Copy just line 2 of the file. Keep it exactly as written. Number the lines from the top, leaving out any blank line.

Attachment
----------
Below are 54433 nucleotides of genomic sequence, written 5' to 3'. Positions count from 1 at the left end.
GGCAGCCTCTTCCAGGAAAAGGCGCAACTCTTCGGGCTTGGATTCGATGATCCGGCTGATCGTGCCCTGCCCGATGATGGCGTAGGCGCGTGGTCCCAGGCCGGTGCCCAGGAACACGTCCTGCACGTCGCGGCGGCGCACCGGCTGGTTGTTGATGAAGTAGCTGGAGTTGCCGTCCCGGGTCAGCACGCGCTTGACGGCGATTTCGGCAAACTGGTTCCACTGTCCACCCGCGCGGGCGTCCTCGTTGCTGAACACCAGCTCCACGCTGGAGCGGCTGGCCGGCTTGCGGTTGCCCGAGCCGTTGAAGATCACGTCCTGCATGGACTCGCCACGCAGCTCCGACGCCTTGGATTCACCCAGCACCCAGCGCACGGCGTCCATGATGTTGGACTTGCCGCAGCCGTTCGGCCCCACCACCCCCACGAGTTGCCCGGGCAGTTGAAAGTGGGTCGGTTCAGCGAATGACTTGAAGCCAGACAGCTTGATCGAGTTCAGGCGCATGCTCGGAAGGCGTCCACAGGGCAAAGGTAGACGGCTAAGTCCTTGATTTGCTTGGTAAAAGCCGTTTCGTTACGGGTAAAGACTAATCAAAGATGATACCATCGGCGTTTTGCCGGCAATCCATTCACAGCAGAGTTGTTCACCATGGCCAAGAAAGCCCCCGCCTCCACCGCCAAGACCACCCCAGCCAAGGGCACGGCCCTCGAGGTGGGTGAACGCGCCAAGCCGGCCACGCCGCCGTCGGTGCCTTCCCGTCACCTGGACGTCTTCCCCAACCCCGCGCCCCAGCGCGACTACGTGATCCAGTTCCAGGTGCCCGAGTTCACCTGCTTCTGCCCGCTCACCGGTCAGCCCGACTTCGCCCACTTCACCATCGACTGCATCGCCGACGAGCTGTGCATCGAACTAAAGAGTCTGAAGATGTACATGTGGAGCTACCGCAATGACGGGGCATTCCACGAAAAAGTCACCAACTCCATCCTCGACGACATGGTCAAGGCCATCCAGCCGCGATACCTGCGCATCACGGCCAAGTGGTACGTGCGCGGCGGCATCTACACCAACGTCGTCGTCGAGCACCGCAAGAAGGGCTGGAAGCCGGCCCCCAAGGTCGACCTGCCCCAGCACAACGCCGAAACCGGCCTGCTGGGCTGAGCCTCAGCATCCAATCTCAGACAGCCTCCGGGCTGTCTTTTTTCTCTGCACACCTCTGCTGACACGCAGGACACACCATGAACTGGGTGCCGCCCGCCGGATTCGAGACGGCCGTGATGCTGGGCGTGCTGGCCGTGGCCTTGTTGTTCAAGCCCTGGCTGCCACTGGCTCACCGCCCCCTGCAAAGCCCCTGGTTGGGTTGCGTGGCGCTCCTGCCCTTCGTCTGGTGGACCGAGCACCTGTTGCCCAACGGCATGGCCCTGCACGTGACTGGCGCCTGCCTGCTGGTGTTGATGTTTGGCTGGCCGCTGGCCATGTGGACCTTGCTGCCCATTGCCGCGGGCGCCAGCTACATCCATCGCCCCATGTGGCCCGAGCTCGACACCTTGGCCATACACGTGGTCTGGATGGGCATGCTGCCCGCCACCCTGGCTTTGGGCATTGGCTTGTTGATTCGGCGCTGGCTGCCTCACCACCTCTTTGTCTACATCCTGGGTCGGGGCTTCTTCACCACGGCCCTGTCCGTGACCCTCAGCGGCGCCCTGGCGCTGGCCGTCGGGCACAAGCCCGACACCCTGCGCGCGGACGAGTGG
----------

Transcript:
GGCAGCCTCTTCCAGGAAAAGGCGCAACTCTTCGGGCTTGGATTCGATGATCCGGCTGATCGTGCCCTGCCCGATGATGGCGTAGGCGCGTGGTCCCAGGCCGGTGCCCAGGAACACGTCCTGCACGTCGCGGCGGCGCACCGGCTGGTTGTTGATGAAGTAGCTGGAGTTGCCGTCCCGGGTCAGCACGCGCTTGACGGCGATTTCGGCAAACTGGTTCCACTGTCCACCCGCGCGGGCGTCCTCGTTGCTGAACACCAGCTCCACGCTGGAGCGGCTGGCCGGCTTGCGGTTGCCCGAGCCGTTGAAGATCACGTCCTGCATGGACTCGCCACGCAGCTCCGACGCCTTGGATTCACCCAGCACCCAGCGCACGGCGTCCATGATGTTGGACTTGCCGCAGCCGTTCGGCCCCACCACCCCCACGAGTTGCCCGGGCAGTTGAAAGTGGGTCGGTTCAGCGAATGACTTGAAGCCAGACAGCTTGATCGAGTTCAGGCGCATGCTCGGAAGGCGTCCACAGGGCAAAGGTAGACGGCTAAGTCCTTGATTTGCTTGGTAAAAGCCGTTTCGTTACGGGTAAAGACTAATCAAAGATGATACCATCGGCGTTTTGCCGGCAATCCATTCACAGCAGAGTTGTTCACCATGGCCAAGAAAGCCCCCGCCTCCACCGCCAAGACCACCCCAGCCAAGGGCACGGCCCTCGAGGTGGGTGAACGCGCCAAGCCGGCCACGCCGCCGTCGGTGCCTTCCCGTCACCTGGACGTCTTCCCCAACCCCGCGCCCCAGCGCGACTACGTGATCCAGTTCCAGGTGCCCGAGTTCACCTGCTTCTGCCCGCTCACCGGTCAGCCCGACTTCGCCCACTTCACCATCGACTGCATCGCCGACGAGCTGTGCATCGAACTAAAGAGTCTGAAGATGTACATGTGGAGCTACCGCAATGACGGGGCATTCCACGAAAAAGTCACCAACTCCATCCTCGACGACATGGTCAAGGCCATCCAGCCGCGATACCTGCGCATCACGGCCAAGTGGTACGTGCGCGGCGGCATCTACACCAACGTCGTCGTCGAGCACCGCAAGAAGGGCTGGAAGCCGGCCCCCAAGGTCGACCTGCCCCAGCACAACGCCGAAACCGGCCTGCTGGGCTGAGCCTCAGCATCCAATCTCAGACAGCCTCCGGGCTGTCTTTTTTCTCTGCACACCTCTGCTGACACGCAGGACACACCATGAACTGGGTGCCGCCCGCCGGATTCGAGACGGCCGTGATGCTGGGCGTGCTGGCCGTGGCCTTGTTGTTCAAGCCCTGGCTGCCACTGGCTCACCGCCCCCTGCAAAGCCCCTGGTTGGGTTGCGTGGCGCTCCTGCCCTTCGTCTGGTGGACCGAGCACCTGTTGCCCAACGGCATGGCCCTGCACGTGACTGGCGCCTGCCTGCTGGTGTTGATGTTTGGCTGGCCGCTGGCCATGTGGACCTTGCTGCCCATTGCCGCGGGCGCCAGCTACATCCATCGCCCCATGTGGCCCGAGCTCGACACCTTGGCCATACACGTGGTCTGGATGGGCATGCTGCCCGCCACCCTGGCTTTGGGCATTGGCTTGTTGATTCGGCGCTGGCTGCCTCACCACCTCTTTGTCTACATCCTGGGTCGGGGCTTCTTCACCACGGCCCTGTCCGTGACCCTCAGCGGCGCCCTGGCGCTGGCCGTCGGGCACAAGCCCGACACCCTGCGCGCGGACGAGTGG